Ocular motor nerve palsies are common in patients with herpesvirus reactivation. The palsies are caused by an ischemic vasculitis affecting the ocular motor nerves along with the trigeminal nerve. On rare occasions, a tumor in the cavernous sinus can produce ophthalmoplegia and skin manifestations of herpesvirus infection.
Report of a Case.
—An 82-year-old man was found by a family member to be mildly confused and complaining of right orbital pain. On examination he had a fever of 39.8°C and herpetic vesicles on the right side of the nose and upper lip. Skin testing disclosed mild hypoesthesia involving the right ophthalmic (V1) and maxillary (V2) trigeminal divisions. Visual acuity was 20/20 OU. The patient was unable to open his right eye (Fig 1). It was completely ophthalmoplegic with a fixed 6.5-mm pupil.The patient's ophthalmoplegia was initially attributed to herpesvirus. However, a computed tomographic scan performed 2 days later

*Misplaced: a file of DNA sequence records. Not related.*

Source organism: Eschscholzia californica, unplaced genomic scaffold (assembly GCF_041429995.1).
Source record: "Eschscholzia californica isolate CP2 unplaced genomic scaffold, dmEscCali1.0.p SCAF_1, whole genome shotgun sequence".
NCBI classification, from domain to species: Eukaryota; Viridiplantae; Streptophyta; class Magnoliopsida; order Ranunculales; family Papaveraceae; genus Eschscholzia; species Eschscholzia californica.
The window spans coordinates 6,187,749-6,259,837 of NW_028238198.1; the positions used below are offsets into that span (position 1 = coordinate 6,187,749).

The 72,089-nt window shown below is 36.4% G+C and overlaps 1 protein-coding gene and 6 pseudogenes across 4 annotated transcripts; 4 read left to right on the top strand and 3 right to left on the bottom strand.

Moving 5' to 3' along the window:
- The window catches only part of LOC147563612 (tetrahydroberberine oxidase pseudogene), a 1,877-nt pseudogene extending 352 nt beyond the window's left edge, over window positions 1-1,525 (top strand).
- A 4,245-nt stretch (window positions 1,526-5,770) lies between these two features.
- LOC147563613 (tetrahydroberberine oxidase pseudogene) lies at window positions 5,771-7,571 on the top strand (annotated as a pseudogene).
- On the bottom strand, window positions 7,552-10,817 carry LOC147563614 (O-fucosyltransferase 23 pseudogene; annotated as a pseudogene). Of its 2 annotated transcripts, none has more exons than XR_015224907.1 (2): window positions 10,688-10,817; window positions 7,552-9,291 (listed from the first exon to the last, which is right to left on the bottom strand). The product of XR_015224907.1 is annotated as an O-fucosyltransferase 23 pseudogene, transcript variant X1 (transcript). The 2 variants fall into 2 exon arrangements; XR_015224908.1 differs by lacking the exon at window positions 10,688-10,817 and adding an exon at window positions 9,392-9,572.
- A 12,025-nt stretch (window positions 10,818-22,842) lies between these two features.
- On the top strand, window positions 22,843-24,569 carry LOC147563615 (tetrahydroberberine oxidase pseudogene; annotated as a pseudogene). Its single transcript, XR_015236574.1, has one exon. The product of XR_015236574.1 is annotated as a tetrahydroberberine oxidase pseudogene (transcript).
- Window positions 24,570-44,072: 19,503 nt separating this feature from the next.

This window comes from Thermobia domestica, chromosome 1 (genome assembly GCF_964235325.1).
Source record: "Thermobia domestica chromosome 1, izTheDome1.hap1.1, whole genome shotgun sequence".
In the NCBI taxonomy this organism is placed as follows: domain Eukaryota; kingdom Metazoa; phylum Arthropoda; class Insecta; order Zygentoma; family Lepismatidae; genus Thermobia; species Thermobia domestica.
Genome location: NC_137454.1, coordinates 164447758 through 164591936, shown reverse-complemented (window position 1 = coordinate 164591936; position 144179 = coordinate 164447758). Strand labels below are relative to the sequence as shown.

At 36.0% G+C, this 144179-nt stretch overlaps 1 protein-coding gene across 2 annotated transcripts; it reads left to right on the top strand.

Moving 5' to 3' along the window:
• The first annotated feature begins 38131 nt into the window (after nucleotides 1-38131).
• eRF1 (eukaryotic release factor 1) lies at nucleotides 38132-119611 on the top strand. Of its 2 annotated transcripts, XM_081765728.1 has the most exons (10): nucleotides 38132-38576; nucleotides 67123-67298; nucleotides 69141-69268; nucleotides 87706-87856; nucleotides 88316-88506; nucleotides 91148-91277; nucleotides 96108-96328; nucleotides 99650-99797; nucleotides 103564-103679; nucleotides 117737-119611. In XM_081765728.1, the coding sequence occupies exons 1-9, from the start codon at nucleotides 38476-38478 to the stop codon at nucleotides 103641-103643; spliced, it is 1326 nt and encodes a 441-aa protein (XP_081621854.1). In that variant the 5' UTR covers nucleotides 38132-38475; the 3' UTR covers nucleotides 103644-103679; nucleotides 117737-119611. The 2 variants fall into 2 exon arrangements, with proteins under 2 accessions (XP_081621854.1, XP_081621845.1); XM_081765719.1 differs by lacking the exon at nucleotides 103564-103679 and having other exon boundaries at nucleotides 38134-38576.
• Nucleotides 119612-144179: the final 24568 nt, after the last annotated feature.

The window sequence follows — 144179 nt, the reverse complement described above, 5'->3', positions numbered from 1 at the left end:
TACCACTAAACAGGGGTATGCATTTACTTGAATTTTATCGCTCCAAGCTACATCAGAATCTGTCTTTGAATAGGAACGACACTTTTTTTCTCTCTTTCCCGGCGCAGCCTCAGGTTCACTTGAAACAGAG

Jonathan C. Horton, Charles B. Wilson, William F. Hoyt. Herpes Reactivation and Ophthalmoplegia From Pituitary Adenoma Invading the Cavernous Sinus. Arch Ophthalmol. 1991;109(3):323–324. doi:10.1001/archopht.1991.01080030025022